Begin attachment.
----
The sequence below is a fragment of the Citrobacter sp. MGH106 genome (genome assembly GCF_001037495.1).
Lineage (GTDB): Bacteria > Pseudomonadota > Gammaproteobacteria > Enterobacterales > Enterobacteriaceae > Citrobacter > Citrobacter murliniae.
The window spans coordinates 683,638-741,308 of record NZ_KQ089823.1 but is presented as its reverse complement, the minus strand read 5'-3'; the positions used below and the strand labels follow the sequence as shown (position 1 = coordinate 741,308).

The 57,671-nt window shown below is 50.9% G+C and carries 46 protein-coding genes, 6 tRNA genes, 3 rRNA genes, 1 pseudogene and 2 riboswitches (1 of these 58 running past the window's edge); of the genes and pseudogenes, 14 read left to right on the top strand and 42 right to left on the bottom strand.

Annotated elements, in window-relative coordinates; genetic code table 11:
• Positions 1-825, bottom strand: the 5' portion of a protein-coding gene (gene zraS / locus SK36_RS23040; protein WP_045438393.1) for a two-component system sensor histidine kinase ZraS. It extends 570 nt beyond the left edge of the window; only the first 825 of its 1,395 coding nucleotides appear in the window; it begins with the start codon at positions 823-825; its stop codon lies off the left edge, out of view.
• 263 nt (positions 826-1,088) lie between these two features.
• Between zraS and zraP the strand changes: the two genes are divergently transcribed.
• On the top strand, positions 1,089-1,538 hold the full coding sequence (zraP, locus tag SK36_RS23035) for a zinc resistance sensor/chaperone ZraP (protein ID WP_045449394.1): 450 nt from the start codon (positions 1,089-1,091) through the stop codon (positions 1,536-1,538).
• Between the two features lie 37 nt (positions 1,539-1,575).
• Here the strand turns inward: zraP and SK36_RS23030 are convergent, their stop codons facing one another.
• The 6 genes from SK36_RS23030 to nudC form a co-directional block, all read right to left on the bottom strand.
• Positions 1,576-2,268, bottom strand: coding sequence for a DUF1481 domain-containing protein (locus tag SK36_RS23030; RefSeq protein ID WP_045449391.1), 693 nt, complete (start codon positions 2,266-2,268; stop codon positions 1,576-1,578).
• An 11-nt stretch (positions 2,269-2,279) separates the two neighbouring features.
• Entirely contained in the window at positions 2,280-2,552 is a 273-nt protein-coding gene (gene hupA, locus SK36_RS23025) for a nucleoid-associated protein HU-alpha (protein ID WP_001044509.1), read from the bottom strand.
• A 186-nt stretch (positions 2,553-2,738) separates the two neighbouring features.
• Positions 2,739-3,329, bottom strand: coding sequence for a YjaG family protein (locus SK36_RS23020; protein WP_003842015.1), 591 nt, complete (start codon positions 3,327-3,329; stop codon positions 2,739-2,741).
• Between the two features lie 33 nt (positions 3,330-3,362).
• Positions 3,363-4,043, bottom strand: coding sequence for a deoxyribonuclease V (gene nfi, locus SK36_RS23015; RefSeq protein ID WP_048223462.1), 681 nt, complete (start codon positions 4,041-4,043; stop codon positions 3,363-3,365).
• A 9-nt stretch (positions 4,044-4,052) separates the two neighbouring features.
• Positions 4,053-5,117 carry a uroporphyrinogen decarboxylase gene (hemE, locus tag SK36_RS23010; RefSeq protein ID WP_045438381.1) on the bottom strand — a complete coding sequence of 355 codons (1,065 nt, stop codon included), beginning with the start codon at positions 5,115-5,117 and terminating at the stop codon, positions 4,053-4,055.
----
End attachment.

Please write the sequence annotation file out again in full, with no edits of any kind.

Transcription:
The sequence below is a fragment of the Citrobacter sp. MGH106 genome (genome assembly GCF_001037495.1).
Lineage (GTDB): Bacteria > Pseudomonadota > Gammaproteobacteria > Enterobacterales > Enterobacteriaceae > Citrobacter > Citrobacter murliniae.
The window spans coordinates 683,638-741,308 of record NZ_KQ089823.1 but is presented as its reverse complement, the minus strand read 5'-3'; the positions used below and the strand labels follow the sequence as shown (position 1 = coordinate 741,308).

The 57,671-nt window shown below is 50.9% G+C and carries 46 protein-coding genes, 6 tRNA genes, 3 rRNA genes, 1 pseudogene and 2 riboswitches (1 of these 58 running past the window's edge); of the genes and pseudogenes, 14 read left to right on the top strand and 42 right to left on the bottom strand.

Annotated elements, in window-relative coordinates; genetic code table 11:
• Positions 1-825, bottom strand: the 5' portion of a protein-coding gene (gene zraS / locus SK36_RS23040; protein WP_045438393.1) for a two-component system sensor histidine kinase ZraS. It extends 570 nt beyond the left edge of the window; only the first 825 of its 1,395 coding nucleotides appear in the window; it begins with the start codon at positions 823-825; its stop codon lies off the left edge, out of view.
• 263 nt (positions 826-1,088) lie between these two features.
• Between zraS and zraP the strand changes: the two genes are divergently transcribed.
• On the top strand, positions 1,089-1,538 hold the full coding sequence (zraP, locus tag SK36_RS23035) for a zinc resistance sensor/chaperone ZraP (protein ID WP_045449394.1): 450 nt from the start codon (positions 1,089-1,091) through the stop codon (positions 1,536-1,538).
• Between the two features lie 37 nt (positions 1,539-1,575).
• Here the strand turns inward: zraP and SK36_RS23030 are convergent, their stop codons facing one another.
• The 6 genes from SK36_RS23030 to nudC form a co-directional block, all read right to left on the bottom strand.
• Positions 1,576-2,268, bottom strand: coding sequence for a DUF1481 domain-containing protein (locus tag SK36_RS23030; RefSeq protein ID WP_045449391.1), 693 nt, complete (start codon positions 2,266-2,268; stop codon positions 1,576-1,578).
• An 11-nt stretch (positions 2,269-2,279) separates the two neighbouring features.
• Entirely contained in the window at positions 2,280-2,552 is a 273-nt protein-coding gene (gene hupA, locus SK36_RS23025) for a nucleoid-associated protein HU-alpha (protein ID WP_001044509.1), read from the bottom strand.
• A 186-nt stretch (positions 2,553-2,738) separates the two neighbouring features.
• Positions 2,739-3,329, bottom strand: coding sequence for a YjaG family protein (locus SK36_RS23020; protein WP_003842015.1), 591 nt, complete (start codon positions 3,327-3,329; stop codon positions 2,739-2,741).
• Between the two features lie 33 nt (positions 3,330-3,362).
• Positions 3,363-4,043, bottom strand: coding sequence for a deoxyribonuclease V (gene nfi, locus SK36_RS23015; RefSeq protein ID WP_048223462.1), 681 nt, complete (start codon positions 4,041-4,043; stop codon positions 3,363-3,365).
• A 9-nt stretch (positions 4,044-4,052) separates the two neighbouring features.
• Positions 4,053-5,117 carry a uroporphyrinogen decarboxylase gene (hemE, locus tag SK36_RS23010; RefSeq protein ID WP_045438381.1) on the bottom strand — a complete coding sequence of 355 codons (1,065 nt, stop codon included), beginning with the start codon at positions 5,115-5,117 and terminating at the stop codon, positions 4,053-4,055.